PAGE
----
A bacteriophage endolysin-based electrochemical impedance biosensor for the rapid detection of Listeria cells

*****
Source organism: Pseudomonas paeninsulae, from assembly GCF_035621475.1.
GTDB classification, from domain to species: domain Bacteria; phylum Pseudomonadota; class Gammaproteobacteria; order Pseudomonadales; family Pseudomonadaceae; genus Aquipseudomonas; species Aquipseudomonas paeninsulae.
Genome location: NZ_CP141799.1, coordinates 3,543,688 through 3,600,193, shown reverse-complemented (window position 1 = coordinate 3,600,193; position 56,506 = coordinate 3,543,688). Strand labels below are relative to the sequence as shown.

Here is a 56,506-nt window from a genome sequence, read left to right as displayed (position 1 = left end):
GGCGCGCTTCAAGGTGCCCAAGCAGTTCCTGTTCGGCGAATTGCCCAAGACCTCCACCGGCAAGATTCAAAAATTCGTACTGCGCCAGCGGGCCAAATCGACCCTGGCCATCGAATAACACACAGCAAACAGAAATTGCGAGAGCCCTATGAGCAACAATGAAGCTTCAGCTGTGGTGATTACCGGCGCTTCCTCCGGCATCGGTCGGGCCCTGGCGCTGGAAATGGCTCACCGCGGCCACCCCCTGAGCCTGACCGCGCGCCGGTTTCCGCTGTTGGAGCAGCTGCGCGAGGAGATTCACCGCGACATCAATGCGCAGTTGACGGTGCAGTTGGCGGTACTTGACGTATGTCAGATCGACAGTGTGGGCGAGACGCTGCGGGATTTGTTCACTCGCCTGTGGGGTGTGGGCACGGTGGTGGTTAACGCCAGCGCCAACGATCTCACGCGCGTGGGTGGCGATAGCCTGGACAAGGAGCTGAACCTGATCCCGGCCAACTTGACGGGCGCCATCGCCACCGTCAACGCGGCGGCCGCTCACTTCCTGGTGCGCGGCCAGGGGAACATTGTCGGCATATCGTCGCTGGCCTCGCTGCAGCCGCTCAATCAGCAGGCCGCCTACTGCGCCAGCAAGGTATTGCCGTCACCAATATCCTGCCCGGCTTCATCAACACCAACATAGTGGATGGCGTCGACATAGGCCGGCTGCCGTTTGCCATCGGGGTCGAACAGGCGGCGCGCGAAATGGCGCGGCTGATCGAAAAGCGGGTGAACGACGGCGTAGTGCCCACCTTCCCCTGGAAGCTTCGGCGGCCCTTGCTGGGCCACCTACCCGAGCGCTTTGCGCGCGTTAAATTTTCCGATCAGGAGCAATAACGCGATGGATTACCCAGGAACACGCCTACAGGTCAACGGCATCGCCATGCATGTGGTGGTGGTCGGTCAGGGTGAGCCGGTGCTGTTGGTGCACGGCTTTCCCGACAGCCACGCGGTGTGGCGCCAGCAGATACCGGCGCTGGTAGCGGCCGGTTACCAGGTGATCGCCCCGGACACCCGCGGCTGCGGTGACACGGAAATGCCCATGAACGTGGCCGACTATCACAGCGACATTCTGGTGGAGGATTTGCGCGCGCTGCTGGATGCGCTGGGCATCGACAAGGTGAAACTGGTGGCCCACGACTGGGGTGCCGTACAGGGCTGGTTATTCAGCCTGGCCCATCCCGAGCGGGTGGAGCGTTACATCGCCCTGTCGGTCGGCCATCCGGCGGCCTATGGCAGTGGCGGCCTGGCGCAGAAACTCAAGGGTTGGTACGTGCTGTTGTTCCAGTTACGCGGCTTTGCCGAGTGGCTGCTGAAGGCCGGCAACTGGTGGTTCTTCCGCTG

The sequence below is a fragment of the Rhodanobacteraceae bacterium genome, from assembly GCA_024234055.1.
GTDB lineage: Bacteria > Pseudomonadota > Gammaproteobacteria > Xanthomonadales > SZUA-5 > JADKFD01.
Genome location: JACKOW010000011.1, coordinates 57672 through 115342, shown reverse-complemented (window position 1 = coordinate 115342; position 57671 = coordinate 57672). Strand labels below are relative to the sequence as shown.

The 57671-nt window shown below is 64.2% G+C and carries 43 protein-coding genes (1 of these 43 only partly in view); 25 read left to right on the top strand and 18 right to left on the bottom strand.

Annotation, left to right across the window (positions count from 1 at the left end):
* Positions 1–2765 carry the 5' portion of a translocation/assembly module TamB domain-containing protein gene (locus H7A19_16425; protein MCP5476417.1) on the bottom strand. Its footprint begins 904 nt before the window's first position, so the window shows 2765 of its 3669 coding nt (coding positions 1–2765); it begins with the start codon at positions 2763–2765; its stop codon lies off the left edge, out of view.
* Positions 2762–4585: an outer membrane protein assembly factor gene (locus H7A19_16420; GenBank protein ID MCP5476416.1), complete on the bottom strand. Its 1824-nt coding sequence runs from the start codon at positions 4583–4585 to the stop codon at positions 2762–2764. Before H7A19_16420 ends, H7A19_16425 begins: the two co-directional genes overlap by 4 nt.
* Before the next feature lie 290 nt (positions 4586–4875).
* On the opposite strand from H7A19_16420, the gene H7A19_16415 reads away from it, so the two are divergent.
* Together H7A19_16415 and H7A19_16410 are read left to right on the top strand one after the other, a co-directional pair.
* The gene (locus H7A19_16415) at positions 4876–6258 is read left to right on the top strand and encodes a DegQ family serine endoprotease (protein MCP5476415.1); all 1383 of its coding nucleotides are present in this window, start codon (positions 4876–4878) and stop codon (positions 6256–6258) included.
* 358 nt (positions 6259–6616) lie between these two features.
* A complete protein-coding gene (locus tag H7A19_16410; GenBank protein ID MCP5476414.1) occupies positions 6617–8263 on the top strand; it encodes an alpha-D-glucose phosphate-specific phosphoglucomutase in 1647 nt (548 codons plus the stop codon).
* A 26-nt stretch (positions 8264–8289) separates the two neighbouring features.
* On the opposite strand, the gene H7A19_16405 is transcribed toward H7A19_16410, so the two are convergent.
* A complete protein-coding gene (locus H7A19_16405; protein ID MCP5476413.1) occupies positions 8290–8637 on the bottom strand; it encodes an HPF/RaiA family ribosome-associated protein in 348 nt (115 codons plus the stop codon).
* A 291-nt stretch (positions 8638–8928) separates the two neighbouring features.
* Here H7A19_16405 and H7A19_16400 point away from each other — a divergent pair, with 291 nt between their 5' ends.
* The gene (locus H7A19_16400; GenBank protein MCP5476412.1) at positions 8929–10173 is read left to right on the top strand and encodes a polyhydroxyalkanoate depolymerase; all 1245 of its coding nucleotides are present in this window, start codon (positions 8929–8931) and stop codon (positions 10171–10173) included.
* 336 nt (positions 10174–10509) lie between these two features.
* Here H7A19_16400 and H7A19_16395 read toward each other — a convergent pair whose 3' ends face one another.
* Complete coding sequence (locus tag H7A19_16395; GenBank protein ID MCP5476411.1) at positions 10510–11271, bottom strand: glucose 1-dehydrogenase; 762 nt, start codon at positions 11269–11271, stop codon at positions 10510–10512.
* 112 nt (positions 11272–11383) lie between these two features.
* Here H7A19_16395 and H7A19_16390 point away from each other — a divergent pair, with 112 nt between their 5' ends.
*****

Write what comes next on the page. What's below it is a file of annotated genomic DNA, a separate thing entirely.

The objective of this study was to develop a biosensor using the cell wall binding domain (CBD) of bacteriophage-encoded peptidoglycan hydrolases (endolysin) immobilized on a gold screen printed electrode (SPE) and subsequent electrochemical impedance spectroscopy (EIS) for a rapid and specific detection of Listeria cells. The endolysin was amine-coupled to SPEs using EDC/NHS chemistry. The CBD-based electrode was used to capture and detect the Listeria innocua serovar 6b from pure culture and 2% artificially contaminated milk. In our study, the endolysin functionalized SPEs have been characterized using X-ray photoelectron spectroscopy (XPS). The integration of endolysin-based recognition for specific bacteria and EIS can be used for direct and rapid detection of Listeria cells with high specificity against non-Listeria cells with a limit of detection of 1.1 × 104 and 105 CFU mL−1 in pure culture and 2% milk, respectively.